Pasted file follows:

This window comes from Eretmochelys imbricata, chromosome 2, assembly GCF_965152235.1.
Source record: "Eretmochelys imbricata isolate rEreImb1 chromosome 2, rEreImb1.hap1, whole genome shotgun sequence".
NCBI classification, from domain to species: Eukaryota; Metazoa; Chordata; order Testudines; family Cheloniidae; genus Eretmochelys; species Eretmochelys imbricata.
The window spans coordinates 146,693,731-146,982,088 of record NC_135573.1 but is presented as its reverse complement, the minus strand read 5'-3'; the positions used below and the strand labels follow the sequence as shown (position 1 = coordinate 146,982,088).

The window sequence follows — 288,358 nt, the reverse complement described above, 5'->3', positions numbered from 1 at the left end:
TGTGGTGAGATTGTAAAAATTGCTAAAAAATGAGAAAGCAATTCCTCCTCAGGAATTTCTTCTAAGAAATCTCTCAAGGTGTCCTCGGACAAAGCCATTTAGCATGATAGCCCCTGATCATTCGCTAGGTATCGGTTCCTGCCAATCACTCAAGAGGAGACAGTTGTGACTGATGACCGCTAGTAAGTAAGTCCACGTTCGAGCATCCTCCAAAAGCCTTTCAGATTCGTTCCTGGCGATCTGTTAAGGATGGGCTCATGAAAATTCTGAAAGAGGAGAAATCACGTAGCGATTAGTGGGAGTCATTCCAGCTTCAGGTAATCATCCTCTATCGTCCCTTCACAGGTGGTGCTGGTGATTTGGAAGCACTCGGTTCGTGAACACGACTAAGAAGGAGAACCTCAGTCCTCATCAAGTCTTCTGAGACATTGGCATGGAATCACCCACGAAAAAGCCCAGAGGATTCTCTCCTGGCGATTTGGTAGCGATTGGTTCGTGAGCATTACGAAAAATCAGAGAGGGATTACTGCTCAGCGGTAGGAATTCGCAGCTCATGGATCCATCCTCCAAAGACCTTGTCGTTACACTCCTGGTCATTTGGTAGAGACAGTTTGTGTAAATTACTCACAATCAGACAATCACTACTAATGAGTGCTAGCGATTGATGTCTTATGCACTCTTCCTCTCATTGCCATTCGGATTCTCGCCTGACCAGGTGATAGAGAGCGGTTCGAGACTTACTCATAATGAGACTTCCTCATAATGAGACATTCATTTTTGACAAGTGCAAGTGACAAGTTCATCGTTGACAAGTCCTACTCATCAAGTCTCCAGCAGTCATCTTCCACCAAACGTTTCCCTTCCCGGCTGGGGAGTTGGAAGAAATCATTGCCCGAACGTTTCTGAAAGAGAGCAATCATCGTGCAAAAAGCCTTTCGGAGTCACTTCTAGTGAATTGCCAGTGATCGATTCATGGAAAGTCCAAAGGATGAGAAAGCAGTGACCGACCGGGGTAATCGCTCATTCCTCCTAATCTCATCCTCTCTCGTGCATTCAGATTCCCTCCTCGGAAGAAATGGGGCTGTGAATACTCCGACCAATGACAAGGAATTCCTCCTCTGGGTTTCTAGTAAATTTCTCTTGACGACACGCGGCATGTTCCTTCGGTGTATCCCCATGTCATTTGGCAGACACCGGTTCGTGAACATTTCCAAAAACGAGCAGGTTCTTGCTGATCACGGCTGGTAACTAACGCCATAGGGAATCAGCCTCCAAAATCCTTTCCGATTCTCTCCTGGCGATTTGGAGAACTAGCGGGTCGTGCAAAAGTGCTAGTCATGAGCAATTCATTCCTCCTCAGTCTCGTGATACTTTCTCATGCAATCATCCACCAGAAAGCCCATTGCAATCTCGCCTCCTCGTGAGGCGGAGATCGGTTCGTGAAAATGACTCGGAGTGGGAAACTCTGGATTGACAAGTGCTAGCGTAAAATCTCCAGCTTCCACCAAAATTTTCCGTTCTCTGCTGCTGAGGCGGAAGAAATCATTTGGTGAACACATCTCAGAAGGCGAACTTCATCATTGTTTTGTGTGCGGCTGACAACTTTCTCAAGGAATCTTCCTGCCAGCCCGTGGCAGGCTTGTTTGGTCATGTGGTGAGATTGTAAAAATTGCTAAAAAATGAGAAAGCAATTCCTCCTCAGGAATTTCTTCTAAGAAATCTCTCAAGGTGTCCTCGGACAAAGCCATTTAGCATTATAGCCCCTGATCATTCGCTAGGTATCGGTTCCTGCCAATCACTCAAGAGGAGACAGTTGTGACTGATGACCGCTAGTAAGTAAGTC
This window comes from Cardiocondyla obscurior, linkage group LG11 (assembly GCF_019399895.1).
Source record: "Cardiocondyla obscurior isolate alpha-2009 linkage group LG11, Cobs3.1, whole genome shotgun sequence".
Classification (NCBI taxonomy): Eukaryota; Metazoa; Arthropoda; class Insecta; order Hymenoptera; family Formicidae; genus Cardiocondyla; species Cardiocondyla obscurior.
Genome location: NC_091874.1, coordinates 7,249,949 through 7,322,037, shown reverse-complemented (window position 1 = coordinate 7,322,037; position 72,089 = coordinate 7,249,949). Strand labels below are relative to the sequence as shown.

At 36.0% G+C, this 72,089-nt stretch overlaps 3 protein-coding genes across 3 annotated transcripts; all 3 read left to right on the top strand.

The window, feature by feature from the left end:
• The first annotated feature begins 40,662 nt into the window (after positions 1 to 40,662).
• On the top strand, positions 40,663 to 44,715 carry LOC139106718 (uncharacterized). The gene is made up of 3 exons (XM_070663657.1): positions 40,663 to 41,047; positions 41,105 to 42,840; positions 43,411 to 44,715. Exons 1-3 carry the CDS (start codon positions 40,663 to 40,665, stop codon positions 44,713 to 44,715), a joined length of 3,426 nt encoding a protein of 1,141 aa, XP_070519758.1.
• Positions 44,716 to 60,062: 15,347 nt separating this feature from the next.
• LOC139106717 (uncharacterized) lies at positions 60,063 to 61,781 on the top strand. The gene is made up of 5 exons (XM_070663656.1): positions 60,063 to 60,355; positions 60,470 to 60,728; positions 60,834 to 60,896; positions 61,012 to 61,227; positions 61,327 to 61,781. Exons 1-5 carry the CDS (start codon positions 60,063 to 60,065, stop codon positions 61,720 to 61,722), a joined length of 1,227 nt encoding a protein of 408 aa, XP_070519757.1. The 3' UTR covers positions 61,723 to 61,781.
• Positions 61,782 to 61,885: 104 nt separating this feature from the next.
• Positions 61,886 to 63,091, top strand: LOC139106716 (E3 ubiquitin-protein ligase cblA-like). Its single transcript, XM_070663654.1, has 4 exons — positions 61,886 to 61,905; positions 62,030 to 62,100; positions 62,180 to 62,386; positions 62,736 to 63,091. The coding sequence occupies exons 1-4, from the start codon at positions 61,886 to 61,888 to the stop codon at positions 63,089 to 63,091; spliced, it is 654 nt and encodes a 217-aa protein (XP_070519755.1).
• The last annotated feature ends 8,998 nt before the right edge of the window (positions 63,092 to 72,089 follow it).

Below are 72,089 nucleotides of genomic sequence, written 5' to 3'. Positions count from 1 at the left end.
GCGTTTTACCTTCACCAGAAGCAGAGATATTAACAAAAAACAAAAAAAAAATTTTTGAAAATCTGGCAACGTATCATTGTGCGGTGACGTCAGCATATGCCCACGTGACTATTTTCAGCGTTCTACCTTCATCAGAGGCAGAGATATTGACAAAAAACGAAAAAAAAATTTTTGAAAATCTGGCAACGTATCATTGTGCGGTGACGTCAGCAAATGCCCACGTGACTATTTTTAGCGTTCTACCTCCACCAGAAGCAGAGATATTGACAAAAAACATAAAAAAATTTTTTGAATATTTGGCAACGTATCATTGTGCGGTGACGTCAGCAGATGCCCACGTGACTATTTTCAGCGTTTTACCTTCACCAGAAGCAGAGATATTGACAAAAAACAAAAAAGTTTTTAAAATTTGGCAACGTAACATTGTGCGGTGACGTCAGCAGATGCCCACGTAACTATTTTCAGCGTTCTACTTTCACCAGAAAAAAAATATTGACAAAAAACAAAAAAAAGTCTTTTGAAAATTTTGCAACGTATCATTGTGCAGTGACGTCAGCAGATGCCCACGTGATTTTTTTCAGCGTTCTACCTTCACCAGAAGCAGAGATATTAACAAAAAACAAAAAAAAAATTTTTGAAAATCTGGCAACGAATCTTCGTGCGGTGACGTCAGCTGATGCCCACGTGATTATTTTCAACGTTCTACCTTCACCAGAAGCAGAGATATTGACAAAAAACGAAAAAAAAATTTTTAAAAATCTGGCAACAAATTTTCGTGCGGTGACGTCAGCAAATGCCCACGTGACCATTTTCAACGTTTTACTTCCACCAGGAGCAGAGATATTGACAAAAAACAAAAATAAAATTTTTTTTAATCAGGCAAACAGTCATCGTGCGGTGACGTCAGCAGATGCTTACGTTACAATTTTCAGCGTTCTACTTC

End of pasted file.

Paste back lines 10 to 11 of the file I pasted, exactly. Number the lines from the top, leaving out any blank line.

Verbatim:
Genome location: NC_091874.1, coordinates 7,249,949 through 7,322,037, shown reverse-complemented (window position 1 = coordinate 7,322,037; position 72,089 = coordinate 7,249,949). Strand labels below are relative to the sequence as shown.

At 36.0% G+C, this 72,089-nt stretch overlaps 3 protein-coding genes across 3 annotated transcripts; all 3 read left to right on the top strand.